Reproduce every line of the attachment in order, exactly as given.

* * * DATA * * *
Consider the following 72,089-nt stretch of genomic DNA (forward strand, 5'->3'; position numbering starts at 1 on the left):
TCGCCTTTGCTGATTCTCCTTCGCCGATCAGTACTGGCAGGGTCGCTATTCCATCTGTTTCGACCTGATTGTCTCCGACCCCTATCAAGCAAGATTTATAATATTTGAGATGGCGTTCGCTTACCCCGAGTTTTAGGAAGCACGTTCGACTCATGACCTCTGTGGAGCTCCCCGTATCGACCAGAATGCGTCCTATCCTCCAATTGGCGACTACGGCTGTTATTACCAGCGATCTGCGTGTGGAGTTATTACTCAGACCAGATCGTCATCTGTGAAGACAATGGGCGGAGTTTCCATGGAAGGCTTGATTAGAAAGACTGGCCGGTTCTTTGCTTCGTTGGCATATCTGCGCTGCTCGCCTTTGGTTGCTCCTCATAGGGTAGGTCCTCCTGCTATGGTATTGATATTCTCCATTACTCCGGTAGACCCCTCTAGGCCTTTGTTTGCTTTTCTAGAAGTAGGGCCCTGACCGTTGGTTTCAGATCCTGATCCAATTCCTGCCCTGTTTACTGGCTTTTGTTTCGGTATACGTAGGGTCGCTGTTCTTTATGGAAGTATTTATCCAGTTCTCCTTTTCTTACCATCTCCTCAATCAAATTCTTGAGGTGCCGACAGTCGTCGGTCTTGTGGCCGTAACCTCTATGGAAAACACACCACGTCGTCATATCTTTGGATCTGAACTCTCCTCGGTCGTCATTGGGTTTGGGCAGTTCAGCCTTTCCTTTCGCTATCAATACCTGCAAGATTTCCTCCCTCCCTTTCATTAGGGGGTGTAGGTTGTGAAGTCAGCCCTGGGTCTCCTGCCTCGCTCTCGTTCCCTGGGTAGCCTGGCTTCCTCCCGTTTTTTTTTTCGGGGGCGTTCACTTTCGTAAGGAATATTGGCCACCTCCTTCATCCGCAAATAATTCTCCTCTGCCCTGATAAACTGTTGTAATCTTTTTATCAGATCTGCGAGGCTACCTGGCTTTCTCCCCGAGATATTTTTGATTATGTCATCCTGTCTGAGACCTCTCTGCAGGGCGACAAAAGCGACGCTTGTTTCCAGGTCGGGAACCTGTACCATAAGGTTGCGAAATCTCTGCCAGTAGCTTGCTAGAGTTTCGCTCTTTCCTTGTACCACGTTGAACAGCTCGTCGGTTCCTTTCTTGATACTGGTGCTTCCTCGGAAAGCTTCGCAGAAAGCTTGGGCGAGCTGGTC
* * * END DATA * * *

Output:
Consider the following 72,089-nt stretch of genomic DNA (forward strand, 5'->3'; position numbering starts at 1 on the left):
TCGCCTTTGCTGATTCTCCTTCGCCGATCAGTACTGGCAGGGTCGCTATTCCATCTGTTTCGACCTGATTGTCTCCGACCCCTATCAAGCAAGATTTATAATATTTGAGATGGCGTTCGCTTACCCCGAGTTTTAGGAAGCACGTTCGACTCATGACCTCTGTGGAGCTCCCCGTATCGACCAGAATGCGTCCTATCCTCCAATTGGCGACTACGGCTGTTATTACCAGCGATCTGCGTGTGGAGTTATTACTCAGACCAGATCGTCATCTGTGAAGACAATGGGCGGAGTTTCCATGGAAGGCTTGATTAGAAAGACTGGCCGGTTCTTTGCTTCGTTGGCATATCTGCGCTGCTCGCCTTTGGTTGCTCCTCATAGGGTAGGTCCTCCTGCTATGGTATTGATATTCTCCATTACTCCGGTAGACCCCTCTAGGCCTTTGTTTGCTTTTCTAGAAGTAGGGCCCTGACCGTTGGTTTCAGATCCTGATCCAATTCCTGCCCTGTTTACTGGCTTTTGTTTCGGTATACGTAGGGTCGCTGTTCTTTATGGAAGTATTTATCCAGTTCTCCTTTTCTTACCATCTCCTCAATCAAATTCTTGAGGTGCCGACAGTCGTCGGTCTTGTGGCCGTAACCTCTATGGAAAACACACCACGTCGTCATATCTTTGGATCTGAACTCTCCTCGGTCGTCATTGGGTTTGGGCAGTTCAGCCTTTCCTTTCGCTATCAATACCTGCAAGATTTCCTCCCTCCCTTTCATTAGGGGGTGTAGGTTGTGAAGTCAGCCCTGGGTCTCCTGCCTCGCTCTCGTTCCCTGGGTAGCCTGGCTTCCTCCCGTTTTTTTTTTCGGGGGCGTTCACTTTCGTAAGGAATATTGGCCACCTCCTTCATCCGCAAATAATTCTCCTCTGCCCTGATAAACTGTTGTAATCTTTTTATCAGATCTGCGAGGCTACCTGGCTTTCTCCCCGAGATATTTTTGATTATGTCATCCTGTCTGAGACCTCTCTGCAGGGCGACAAAAGCGACGCTTGTTTCCAGGTCGGGAACCTGTACCATAAGGTTGCGAAATCTCTGCCAGTAGCTTGCTAGAGTTTCGCTCTTTCCTTGTACCACGTTGAACAGCTCGTCGGTTCCTTTCTTGATACTGGTGCTTCCTCGGAAAGCTTCGCAGAAAGCTTGGGCGAGCTGGTC